Home of Building Operating Management & Facility Maintenance Decisions
Insider Reports

Professional Notices

Alerts and timely updates on education and technologies to help facilities management professionals




Building Operating Management

Data Center Energy Efficiency Targets Include Temperature, Humidity Adjustments; Economizers



Last of a 2-part article describing 12 proven energy-saving strategies for data centers


By Steve Ryan and Robert Huang   Data Centers

OTHER PARTS OF THIS ARTICLEPt. 1: Best Practices for Saving Energy In Data CentersPt. 2: This Page
Data Center Energy Efficiency Targets Include Temperature, Humidity Adjustments; Economizers

Here are eight more best practices from Energy Star that provide energy efficiency opportunities for smaller data centers. They include temperature and humidity adjustments, air- and water-side economizers, and the elimination of unused servers.

5. Server inlet temperatures and humidity adjustment: ASHRAE has expanded the recommended server inlet temperature to range from 65 to 80 degrees F and expanded recommended humidity ranges to include 42 to 59 degrees F dew point. Many data centers continue to set their thermostats at temperatures that are too low or their allowable humidity ranges too tight. BNY Mellon raised the temperature of its supply air from 72 to 78 degrees F, which allowed it to increase its chilled water temperature from 44 to 47 degrees F, thus lowering cooling costs.

6. Air-side economizer: Because data centers must be cooled 24 hours a day, 365 days per year, cooler evening or winter air can be used to cool a data center even in warmer climates through an air-side economizer. NetApp’s global dynamic laboratory, the first data center to earn the Energy Star certification, owes much of its savings to air-side economizers. Using outside air allows that data center to operate without a chilled water plant for more than 75 percent of the year.

7. Water-side economizer: For data centers with chilled water plants, a water-side economizer uses the evaporative cooling capacity of a cooling tower (instead of the chiller) to cool the data center. This measure is best suited for a large expansion or new construction, as water-side economizer retrofits may have long paybacks.

8. Comatose server retirement: Surveys indicate that 8 to 10 percent of servers are actually not doing anything. Sun Microsystems cut 8 to 10 percent of IT equipment load and 11 to 14 percent of total load by retiring or decommissioning unused servers.

9. Server consolidation: Data center managers can reduce the total number of servers by putting more applications on fewer machines. For example, two or three lightly used file servers can be consolidated onto one machine.

10. Server virtualization: A type of server consolidation, server virtualization allows multiple virtual servers to work simultaneously on one physical host server. Server virtualization has revolutionized data center management — improving scalability, reducing downtime, and enabling faster deployments — and is commonplace in large data centers but much less common in smaller data centers. Southwestern Illinois College performed a detailed three-year total cost of ownership analysis of placing 35 virtual servers on four physical host servers; it showed $280,000 in total savings in direct and indirect costs.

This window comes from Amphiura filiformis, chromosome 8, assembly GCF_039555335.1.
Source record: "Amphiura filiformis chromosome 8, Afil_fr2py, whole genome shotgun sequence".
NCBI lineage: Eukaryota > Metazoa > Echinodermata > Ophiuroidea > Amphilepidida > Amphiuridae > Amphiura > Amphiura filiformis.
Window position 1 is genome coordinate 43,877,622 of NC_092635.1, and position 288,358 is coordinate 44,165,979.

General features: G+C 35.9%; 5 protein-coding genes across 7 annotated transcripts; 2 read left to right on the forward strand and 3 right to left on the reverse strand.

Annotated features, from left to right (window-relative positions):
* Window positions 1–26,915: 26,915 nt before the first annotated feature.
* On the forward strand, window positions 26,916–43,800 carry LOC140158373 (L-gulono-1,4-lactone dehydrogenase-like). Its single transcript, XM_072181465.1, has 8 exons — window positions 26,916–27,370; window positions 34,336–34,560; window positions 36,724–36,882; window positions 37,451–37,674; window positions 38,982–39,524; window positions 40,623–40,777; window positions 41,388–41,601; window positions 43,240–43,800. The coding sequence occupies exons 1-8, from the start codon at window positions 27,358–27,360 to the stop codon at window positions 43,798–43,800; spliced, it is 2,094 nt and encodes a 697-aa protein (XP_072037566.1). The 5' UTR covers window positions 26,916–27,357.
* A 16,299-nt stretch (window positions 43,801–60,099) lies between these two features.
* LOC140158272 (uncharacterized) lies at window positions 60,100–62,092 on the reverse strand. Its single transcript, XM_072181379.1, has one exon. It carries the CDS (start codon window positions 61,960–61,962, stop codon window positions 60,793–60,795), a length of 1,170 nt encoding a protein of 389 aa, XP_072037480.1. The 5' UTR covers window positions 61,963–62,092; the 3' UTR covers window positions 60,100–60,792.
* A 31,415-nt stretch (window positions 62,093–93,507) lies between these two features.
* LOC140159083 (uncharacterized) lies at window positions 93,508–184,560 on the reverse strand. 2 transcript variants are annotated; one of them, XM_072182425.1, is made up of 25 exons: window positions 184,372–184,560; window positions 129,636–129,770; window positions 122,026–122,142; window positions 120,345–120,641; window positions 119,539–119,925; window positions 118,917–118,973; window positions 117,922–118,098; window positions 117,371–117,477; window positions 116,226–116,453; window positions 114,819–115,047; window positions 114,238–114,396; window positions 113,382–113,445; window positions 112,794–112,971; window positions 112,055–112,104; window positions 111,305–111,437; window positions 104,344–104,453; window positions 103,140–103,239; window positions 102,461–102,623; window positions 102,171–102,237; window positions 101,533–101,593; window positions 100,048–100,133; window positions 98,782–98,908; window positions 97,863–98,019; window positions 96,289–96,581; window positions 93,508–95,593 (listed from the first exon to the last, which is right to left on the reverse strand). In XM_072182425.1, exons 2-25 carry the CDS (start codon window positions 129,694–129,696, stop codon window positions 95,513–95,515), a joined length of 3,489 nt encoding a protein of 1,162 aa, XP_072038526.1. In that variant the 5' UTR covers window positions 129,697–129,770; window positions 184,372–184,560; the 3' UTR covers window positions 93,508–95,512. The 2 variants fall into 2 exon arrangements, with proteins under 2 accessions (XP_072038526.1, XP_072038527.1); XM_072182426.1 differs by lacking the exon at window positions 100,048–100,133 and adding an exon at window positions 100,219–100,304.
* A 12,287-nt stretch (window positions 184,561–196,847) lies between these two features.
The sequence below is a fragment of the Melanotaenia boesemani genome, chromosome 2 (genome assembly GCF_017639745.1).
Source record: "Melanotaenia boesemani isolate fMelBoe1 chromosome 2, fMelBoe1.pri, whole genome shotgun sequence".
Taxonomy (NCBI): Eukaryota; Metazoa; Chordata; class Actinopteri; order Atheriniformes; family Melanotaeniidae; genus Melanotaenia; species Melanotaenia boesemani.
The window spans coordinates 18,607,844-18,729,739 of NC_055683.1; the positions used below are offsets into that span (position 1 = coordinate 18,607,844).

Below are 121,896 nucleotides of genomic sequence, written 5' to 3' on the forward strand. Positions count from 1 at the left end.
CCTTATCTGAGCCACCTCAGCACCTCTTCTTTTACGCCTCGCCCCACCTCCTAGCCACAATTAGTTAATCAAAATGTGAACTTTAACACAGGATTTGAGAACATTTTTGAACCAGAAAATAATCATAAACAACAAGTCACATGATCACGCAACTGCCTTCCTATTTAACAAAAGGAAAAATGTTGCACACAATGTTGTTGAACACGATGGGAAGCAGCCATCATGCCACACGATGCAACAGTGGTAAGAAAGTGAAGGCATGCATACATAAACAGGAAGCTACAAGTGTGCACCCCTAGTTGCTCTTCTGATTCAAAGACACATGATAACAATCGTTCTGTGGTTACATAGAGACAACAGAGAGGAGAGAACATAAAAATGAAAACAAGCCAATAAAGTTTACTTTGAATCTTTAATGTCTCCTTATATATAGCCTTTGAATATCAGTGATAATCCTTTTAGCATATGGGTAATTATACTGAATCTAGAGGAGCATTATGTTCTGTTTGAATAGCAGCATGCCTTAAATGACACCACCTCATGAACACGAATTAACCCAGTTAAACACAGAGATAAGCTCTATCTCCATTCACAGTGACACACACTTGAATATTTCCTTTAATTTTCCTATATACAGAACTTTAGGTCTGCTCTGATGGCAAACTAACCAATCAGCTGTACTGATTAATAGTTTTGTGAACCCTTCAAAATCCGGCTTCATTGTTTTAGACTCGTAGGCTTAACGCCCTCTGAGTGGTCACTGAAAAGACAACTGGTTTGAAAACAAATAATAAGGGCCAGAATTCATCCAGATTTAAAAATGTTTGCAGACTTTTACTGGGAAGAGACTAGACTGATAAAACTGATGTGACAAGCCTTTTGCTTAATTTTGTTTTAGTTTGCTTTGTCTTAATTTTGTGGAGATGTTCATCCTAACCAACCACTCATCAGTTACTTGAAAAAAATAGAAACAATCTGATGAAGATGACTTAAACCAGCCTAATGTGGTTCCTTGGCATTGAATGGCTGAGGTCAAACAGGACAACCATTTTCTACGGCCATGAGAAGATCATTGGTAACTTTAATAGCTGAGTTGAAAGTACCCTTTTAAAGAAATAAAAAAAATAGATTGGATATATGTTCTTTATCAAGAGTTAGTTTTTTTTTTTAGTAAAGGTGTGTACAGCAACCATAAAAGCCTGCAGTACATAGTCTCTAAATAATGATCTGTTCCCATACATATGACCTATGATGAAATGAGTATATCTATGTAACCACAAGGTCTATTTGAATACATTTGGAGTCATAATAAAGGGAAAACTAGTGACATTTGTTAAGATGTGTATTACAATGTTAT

11. Data storage best practices: Automated storage provisioning (right-sizing, re-allocating unused storage, and improving use of existing storage), data compression, deduplication (removing duplicate copies), and tiered storage lead to less storage use and hence, less energy consumption.

12. More efficient IT equipment: Energy Star-certified servers, storage equipment, and uninterruptible power supplies (UPS) consume power more efficiently. Tests conducted jointly by EPA, Hewlett-Packard, and Microsoft demonstrated that a new Energy Star server at low loads consumed 54 percent less power than older, non-certified server models.

These 12 energy-efficiency measures are not cutting-edge technologies that only giant tech companies with high margins can afford. (For example, Google cools one of its data centers with seawater, and Facebook uses direct, not alternating, current to power its custom-built servers.) Rather, these solutions provide a facility manager at a commercial building a viable starting point to begin examining data center efficiency and implementing cost-effective strategies to cut energy savings and associated costs.

Steve Ryan is program manager for Energy Star-labeled office equipment, roofing, water heaters, pool pumps, and HVAC products. He also manages a national initiative called The Low Carbon IT Campaign that includes data center efficiency strategies. Robert Huang, a senior associate at Cadmus, manages the Low Carbon IT campaign.


Continue Reading: Data Centers

Best Practices for Saving Energy In Data Centers

Data Center Energy Efficiency Targets Include Temperature, Humidity Adjustments; Economizers



Contact FacilitiesNet Editorial Staff »

  posted on 11/7/2015   Article Use Policy

Comments